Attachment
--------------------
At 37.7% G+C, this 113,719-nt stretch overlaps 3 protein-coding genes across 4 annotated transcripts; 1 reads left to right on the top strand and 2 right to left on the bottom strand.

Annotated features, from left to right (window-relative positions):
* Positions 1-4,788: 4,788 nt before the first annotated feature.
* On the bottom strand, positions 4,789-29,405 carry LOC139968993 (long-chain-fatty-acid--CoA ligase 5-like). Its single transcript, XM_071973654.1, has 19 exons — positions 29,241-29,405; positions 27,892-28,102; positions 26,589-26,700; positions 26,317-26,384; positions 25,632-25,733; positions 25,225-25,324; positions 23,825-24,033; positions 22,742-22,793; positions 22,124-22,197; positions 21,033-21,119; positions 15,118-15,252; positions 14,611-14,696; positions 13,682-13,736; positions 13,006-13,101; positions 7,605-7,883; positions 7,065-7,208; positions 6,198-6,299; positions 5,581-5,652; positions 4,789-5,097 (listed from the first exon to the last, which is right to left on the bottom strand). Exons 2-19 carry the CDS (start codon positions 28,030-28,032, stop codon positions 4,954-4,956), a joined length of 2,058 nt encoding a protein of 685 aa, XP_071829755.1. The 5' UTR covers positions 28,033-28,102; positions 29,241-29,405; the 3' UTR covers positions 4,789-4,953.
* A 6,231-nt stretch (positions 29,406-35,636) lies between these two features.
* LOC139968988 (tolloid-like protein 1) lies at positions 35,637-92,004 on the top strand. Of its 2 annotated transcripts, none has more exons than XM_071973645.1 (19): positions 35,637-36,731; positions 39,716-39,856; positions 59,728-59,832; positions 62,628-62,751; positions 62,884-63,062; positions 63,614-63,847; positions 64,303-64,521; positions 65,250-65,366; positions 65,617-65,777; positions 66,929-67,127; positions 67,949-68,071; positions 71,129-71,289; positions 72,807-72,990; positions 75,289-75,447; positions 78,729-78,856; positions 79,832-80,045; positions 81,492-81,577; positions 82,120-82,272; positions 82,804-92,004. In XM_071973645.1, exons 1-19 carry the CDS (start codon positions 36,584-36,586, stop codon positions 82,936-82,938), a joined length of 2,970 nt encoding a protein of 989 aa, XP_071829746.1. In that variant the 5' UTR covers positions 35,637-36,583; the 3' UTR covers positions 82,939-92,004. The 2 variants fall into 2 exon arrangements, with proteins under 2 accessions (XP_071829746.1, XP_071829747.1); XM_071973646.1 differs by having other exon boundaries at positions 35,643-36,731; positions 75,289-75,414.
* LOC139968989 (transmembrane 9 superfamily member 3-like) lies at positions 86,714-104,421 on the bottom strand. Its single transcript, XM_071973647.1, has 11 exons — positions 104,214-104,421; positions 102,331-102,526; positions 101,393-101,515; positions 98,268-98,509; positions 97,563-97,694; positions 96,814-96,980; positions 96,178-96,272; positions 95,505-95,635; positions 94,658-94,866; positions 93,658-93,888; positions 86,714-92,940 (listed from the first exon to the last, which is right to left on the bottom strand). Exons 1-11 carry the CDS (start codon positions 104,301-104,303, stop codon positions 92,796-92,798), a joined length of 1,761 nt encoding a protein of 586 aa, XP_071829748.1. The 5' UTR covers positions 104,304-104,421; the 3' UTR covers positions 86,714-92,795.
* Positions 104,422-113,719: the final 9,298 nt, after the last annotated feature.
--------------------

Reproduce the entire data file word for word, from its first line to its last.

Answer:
At 37.7% G+C, this 113,719-nt stretch overlaps 3 protein-coding genes across 4 annotated transcripts; 1 reads left to right on the top strand and 2 right to left on the bottom strand.

Annotated features, from left to right (window-relative positions):
* Positions 1-4,788: 4,788 nt before the first annotated feature.
* On the bottom strand, positions 4,789-29,405 carry LOC139968993 (long-chain-fatty-acid--CoA ligase 5-like). Its single transcript, XM_071973654.1, has 19 exons — positions 29,241-29,405; positions 27,892-28,102; positions 26,589-26,700; positions 26,317-26,384; positions 25,632-25,733; positions 25,225-25,324; positions 23,825-24,033; positions 22,742-22,793; positions 22,124-22,197; positions 21,033-21,119; positions 15,118-15,252; positions 14,611-14,696; positions 13,682-13,736; positions 13,006-13,101; positions 7,605-7,883; positions 7,065-7,208; positions 6,198-6,299; positions 5,581-5,652; positions 4,789-5,097 (listed from the first exon to the last, which is right to left on the bottom strand). Exons 2-19 carry the CDS (start codon positions 28,030-28,032, stop codon positions 4,954-4,956), a joined length of 2,058 nt encoding a protein of 685 aa, XP_071829755.1. The 5' UTR covers positions 28,033-28,102; positions 29,241-29,405; the 3' UTR covers positions 4,789-4,953.
* A 6,231-nt stretch (positions 29,406-35,636) lies between these two features.
* LOC139968988 (tolloid-like protein 1) lies at positions 35,637-92,004 on the top strand. Of its 2 annotated transcripts, none has more exons than XM_071973645.1 (19): positions 35,637-36,731; positions 39,716-39,856; positions 59,728-59,832; positions 62,628-62,751; positions 62,884-63,062; positions 63,614-63,847; positions 64,303-64,521; positions 65,250-65,366; positions 65,617-65,777; positions 66,929-67,127; positions 67,949-68,071; positions 71,129-71,289; positions 72,807-72,990; positions 75,289-75,447; positions 78,729-78,856; positions 79,832-80,045; positions 81,492-81,577; positions 82,120-82,272; positions 82,804-92,004. In XM_071973645.1, exons 1-19 carry the CDS (start codon positions 36,584-36,586, stop codon positions 82,936-82,938), a joined length of 2,970 nt encoding a protein of 989 aa, XP_071829746.1. In that variant the 5' UTR covers positions 35,637-36,583; the 3' UTR covers positions 82,939-92,004. The 2 variants fall into 2 exon arrangements, with proteins under 2 accessions (XP_071829746.1, XP_071829747.1); XM_071973646.1 differs by having other exon boundaries at positions 35,643-36,731; positions 75,289-75,414.
* LOC139968989 (transmembrane 9 superfamily member 3-like) lies at positions 86,714-104,421 on the bottom strand. Its single transcript, XM_071973647.1, has 11 exons — positions 104,214-104,421; positions 102,331-102,526; positions 101,393-101,515; positions 98,268-98,509; positions 97,563-97,694; positions 96,814-96,980; positions 96,178-96,272; positions 95,505-95,635; positions 94,658-94,866; positions 93,658-93,888; positions 86,714-92,940 (listed from the first exon to the last, which is right to left on the bottom strand). Exons 1-11 carry the CDS (start codon positions 104,301-104,303, stop codon positions 92,796-92,798), a joined length of 1,761 nt encoding a protein of 586 aa, XP_071829748.1. The 5' UTR covers positions 104,304-104,421; the 3' UTR covers positions 86,714-92,795.
* Positions 104,422-113,719: the final 9,298 nt, after the last annotated feature.